yat pit: hong kong’s funkiest fast fashion find
Designers Jason Mui and Onying Lai met through a mutual friend in Hong Kong; their “oracle”. Disenchanted with the culture around them, they came together in 2015 to form their irreverent and visionary young label, Yat Pit. Currently working on their...
"When Onying and I met, we were both in the mindset of looking for something creative," Jason Mui -- who grew up in Birmingham and moved to Hong Kong in 2010 -- explains. "There was nothing going on here that was similar to what we wanted to do, so we realised we would have to do it ourselves." Onying had returned to Hong Kong after studying in London, where she earned an MA in fashion design at Central Saint Martins.
Launched in 2015, Yat Pit's first collection was photographed by the late Ren Hang, and showed at Shanghai Fashion Week, where Opening Ceremony picked the duo up. The designer's studio currently doubles as Jason's home, with a shy tabby cat named Mui Mui and a tank of shimmering goldfish that sits beside a traditional Chinese shrine. The space is stylish and eclectic, but still very Hong Kong - when we sit down to speak, we share a pot of Chinese tea and local hawthorn sweets.
The key to the brand's originality and success is the duo's shared cross-cultural perspective. But Yat Pit -- which means 'one stroke' or 'first start' in Cantonese -- began with only a loose sense of the "lost Chinese-ness" that would end up at the core of their designs. "We didn't start out doing anything Chinese or traditional," says Onying. "It was a slow, natural, organic process to get to where we are." That journey started with a visit to Onying's dad, who one day, says Jason, "pulled out Onying's great-great-grandparents' traditional clothing, which was all hand sewn. It was amazing." At around the same time, Hong Kong was rocked by an epic 79-day protest known as the Umbrella Revolution, which ground the city to a halt and, for many, brought up fears of an authoritarian crackdown from Beijing.
"It was like an outburst," says Jason. "It really made you question what it means to be Chinese, and brought up thoughts about the Cultural Revolution. We realised that's what we were doing - reviving a lost Chinese-ness."While the designers seek to re-imagine 20th-century China through fashion, Onying explains that their approach is more cultural than political.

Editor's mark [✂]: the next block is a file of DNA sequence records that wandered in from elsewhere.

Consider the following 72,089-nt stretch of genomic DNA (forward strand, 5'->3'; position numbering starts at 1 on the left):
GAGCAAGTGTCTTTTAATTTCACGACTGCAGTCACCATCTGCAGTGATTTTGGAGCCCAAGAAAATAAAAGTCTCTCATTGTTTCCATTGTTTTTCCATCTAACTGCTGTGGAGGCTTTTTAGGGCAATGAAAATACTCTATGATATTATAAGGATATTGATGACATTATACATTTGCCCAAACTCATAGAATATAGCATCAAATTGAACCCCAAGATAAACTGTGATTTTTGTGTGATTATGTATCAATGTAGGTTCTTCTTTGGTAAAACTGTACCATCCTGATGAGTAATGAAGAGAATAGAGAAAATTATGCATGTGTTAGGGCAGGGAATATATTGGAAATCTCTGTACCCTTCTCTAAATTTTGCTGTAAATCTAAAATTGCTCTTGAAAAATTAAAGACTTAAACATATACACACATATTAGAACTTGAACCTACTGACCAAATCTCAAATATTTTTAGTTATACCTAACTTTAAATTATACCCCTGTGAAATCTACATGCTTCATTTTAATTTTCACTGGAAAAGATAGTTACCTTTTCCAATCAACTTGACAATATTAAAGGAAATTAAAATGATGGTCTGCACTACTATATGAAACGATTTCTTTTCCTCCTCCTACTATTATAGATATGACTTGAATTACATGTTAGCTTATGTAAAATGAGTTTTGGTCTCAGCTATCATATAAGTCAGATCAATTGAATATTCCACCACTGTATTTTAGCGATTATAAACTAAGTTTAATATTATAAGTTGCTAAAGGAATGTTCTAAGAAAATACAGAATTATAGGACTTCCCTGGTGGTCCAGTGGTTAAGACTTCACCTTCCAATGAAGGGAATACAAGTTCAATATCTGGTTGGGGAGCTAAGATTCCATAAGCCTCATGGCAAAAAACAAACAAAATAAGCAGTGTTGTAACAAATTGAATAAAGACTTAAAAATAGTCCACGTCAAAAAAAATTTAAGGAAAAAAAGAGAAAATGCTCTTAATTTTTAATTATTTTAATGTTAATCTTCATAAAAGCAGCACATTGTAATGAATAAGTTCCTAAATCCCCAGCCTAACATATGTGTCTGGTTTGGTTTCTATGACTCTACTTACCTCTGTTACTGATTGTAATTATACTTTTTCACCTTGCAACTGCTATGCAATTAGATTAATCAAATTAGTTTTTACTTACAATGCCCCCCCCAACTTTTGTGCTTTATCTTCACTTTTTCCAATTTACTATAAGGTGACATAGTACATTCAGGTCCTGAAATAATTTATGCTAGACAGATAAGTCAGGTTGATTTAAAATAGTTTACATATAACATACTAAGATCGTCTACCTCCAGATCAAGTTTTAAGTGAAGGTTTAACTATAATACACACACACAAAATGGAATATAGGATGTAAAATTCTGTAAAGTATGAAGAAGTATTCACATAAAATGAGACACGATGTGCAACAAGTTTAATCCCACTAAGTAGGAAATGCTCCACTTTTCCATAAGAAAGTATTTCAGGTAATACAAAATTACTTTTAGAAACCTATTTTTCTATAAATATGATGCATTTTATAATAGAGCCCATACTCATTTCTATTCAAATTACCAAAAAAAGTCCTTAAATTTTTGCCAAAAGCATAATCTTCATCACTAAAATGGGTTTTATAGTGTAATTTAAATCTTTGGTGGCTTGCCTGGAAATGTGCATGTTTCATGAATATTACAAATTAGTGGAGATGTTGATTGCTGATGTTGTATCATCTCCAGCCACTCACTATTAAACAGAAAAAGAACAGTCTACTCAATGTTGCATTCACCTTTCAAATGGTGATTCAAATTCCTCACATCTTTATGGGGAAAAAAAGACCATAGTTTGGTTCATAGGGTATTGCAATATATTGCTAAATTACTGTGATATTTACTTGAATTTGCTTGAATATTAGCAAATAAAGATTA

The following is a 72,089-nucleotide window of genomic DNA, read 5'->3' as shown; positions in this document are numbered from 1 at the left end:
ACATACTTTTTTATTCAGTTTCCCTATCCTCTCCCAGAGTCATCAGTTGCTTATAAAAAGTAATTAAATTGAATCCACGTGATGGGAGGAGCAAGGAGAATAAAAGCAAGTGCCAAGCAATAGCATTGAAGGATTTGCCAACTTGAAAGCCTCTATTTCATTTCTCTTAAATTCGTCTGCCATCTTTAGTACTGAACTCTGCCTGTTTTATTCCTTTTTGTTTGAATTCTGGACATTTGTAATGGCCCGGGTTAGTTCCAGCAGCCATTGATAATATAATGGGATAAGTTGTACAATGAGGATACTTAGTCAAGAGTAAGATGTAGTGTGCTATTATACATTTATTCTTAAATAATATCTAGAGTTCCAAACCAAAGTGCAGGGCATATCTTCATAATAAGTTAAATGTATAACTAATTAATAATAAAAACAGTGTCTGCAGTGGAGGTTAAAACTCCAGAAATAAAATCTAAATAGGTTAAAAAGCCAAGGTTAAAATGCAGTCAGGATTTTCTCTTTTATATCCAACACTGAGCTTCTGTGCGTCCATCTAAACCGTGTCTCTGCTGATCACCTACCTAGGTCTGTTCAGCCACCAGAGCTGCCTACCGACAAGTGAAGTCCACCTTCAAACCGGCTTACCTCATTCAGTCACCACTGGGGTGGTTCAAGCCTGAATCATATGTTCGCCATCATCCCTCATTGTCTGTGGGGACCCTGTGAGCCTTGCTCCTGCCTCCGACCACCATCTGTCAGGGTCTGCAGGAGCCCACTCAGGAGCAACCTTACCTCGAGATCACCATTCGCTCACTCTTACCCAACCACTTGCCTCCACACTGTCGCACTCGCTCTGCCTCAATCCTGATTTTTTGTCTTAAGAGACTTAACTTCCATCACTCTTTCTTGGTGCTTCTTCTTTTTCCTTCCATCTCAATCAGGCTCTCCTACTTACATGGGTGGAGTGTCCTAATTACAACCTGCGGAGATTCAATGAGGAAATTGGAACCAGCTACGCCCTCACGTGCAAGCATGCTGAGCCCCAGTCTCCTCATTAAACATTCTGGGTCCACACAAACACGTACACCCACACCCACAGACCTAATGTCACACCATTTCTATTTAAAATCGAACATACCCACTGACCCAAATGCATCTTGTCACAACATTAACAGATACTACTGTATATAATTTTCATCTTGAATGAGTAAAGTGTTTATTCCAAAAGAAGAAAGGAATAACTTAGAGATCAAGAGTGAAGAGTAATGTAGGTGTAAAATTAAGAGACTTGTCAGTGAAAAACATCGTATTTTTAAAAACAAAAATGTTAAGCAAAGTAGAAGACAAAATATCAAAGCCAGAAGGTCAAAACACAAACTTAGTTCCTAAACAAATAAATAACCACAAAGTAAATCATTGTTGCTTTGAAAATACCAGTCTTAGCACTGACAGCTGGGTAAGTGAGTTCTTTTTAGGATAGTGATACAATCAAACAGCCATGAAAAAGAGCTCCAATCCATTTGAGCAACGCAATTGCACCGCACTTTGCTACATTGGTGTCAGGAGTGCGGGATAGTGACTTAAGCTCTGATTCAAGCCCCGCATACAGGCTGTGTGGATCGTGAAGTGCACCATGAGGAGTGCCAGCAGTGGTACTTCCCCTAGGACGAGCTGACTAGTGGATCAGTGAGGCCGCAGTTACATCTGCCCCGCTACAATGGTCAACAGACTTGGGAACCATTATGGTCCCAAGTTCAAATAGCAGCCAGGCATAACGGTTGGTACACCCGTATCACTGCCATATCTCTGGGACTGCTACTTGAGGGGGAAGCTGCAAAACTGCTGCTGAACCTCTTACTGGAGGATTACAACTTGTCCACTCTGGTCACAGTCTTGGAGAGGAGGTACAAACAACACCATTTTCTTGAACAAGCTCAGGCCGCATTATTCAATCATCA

The studio is in Sham Shui Po, a traditionally working class but slowly gentrifying area. Jason says, "We love Hong Kong's vernacular. People think Sham Shui Po is a little bit rough, but that's where all the great stuff comes from. People here have to make do, they have to DIY, they have to fix their shoes and fix their bags. They don't just buy new stuff to replace what they have."
This sense of pragmatism coupled with invention has had a huge influence on the brand. Steeped in a palette of patriotic reds, accentuated by traditional Chinese fastening, the Yat Pit aesthetic may be described as nostalgic with a modern, androgynous twist. Think oversized tunics, wide denim pants, beaded bucket hats, baggy tees, corduroy jackets, and matching corduroy pants.
Most of Yat Pit's sales are made by word of mouth - Shrugging off the "suffocating" demands of fast fashion for a more natural pace has allowed them to develop a dialogue with friends and customers, who come directly to the studio and who often leave with semi-bespoke pieces crafted over long afternoon chats. "You really meet like-minded people that way, and we love to see them wearing our clothes," says Jason.
At home, however, Yat Pit's designs have not always met with approval. "I wore a silk piece back for Chinese New Year and I could see my nan was fuming," says Jason with a warm laugh. "She thinks of it as a poor man's material." His granddad is more understanding: "He will tell me stories of the Cultural Revolution, and I'll be sitting there taking notes about what they used to wear."
In starting the label, Jason has achieved something more profound than a fresh, hip take on Chinese fashion. He has discovered his roots: "My upbringing in Birmingham was really white, you know, I felt like a white kid. I didn't even know I was Chinese. Now I feel proud of it," he pauses - it's difficult to explain. "I feel like I've found myself."
Text Samantha Leese
Photographer Alexandra Leese
Assistants Andras Bartok, Meshach Roberts
Stylist Charlotte Roberts
Assistant Iris Chalangeas
Hair Shiori Takahashi
Make-up Gina Blondell using Nars
Assistant Lauren Baldwin
Set Design Danny Hyland
Models Tiffany and her mum Nicole
Brothers Eben, Zephyr and Phoenix,
Sisters Joey and Yan
Friends Louis and Strong
Couple Kat and Picasso